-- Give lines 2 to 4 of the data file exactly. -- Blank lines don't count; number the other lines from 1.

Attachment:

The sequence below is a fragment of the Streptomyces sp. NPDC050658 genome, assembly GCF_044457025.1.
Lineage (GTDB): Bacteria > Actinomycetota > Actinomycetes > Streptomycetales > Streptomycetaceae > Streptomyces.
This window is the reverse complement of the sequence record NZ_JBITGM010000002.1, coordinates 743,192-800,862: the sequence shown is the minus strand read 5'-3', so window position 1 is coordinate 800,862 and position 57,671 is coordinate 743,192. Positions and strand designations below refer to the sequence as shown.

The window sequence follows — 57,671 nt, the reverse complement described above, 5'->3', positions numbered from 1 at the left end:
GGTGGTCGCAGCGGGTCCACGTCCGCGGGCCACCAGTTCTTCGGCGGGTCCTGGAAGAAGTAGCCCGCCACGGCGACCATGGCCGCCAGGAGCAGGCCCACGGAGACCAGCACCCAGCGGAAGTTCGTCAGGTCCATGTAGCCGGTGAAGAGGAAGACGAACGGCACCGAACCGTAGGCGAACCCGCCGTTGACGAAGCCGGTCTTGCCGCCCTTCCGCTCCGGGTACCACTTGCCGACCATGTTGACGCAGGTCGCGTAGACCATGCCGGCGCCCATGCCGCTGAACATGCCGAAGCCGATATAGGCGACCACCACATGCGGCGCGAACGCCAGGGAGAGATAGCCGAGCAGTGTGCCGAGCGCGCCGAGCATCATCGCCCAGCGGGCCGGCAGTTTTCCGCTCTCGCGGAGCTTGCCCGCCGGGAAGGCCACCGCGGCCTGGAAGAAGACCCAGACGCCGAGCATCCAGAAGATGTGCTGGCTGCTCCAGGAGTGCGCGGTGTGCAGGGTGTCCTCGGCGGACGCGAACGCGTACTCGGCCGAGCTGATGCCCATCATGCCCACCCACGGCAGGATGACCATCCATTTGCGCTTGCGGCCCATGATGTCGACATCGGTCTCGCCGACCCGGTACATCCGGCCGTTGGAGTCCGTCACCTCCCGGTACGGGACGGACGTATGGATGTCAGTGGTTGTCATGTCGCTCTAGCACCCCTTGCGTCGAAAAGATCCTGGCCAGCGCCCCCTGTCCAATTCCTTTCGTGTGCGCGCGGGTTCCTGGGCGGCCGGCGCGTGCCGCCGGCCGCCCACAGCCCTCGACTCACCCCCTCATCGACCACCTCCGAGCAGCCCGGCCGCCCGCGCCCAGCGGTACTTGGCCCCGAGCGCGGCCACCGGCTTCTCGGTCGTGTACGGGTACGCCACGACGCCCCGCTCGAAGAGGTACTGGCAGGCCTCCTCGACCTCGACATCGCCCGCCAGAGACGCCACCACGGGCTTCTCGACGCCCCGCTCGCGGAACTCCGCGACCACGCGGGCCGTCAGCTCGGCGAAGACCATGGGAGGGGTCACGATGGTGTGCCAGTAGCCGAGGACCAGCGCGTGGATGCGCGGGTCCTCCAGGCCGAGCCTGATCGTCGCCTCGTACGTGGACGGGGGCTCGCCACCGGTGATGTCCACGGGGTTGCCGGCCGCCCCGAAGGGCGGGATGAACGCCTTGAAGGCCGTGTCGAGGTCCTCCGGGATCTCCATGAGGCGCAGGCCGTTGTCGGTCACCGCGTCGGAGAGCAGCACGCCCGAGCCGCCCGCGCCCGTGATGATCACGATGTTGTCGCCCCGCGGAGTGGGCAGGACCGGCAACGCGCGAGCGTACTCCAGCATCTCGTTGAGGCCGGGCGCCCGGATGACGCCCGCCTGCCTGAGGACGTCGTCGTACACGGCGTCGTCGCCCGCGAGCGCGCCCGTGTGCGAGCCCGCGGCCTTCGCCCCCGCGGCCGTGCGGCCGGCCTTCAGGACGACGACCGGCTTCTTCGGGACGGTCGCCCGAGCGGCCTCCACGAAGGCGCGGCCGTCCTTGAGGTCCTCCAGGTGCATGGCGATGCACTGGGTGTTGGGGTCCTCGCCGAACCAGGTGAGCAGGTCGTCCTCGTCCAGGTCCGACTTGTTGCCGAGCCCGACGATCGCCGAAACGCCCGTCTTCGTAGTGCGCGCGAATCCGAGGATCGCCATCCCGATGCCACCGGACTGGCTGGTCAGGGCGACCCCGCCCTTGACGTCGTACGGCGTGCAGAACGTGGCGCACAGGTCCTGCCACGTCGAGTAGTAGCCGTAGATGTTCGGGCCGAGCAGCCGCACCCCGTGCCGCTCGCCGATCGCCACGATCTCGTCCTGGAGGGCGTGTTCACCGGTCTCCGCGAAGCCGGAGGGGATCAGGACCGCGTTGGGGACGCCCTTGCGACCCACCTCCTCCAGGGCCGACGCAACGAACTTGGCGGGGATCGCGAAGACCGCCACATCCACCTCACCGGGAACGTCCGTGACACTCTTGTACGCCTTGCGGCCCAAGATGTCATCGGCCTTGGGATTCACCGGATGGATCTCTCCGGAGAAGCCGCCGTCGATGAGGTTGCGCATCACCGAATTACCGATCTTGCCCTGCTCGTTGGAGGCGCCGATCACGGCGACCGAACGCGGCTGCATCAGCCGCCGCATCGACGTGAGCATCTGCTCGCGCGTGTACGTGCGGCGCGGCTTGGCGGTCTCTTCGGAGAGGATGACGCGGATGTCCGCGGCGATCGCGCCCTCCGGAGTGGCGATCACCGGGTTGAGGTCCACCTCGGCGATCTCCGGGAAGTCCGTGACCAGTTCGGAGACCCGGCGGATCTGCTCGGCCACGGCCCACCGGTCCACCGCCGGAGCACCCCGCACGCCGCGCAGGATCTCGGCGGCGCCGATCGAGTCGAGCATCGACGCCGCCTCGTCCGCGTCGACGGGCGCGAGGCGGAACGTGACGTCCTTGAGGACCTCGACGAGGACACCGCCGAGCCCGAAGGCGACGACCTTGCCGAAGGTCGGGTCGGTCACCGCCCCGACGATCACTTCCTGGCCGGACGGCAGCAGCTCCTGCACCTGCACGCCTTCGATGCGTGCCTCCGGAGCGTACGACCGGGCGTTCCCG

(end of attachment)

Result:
Lineage (GTDB): Bacteria > Actinomycetota > Actinomycetes > Streptomycetales > Streptomycetaceae > Streptomyces.
This window is the reverse complement of the sequence record NZ_JBITGM010000002.1, coordinates 743,192-800,862: the sequence shown is the minus strand read 5'-3', so window position 1 is coordinate 800,862 and position 57,671 is coordinate 743,192. Positions and strand designations below refer to the sequence as shown.

The window sequence follows — 57,671 nt, the reverse complement described above, 5'->3', positions numbered from 1 at the left end: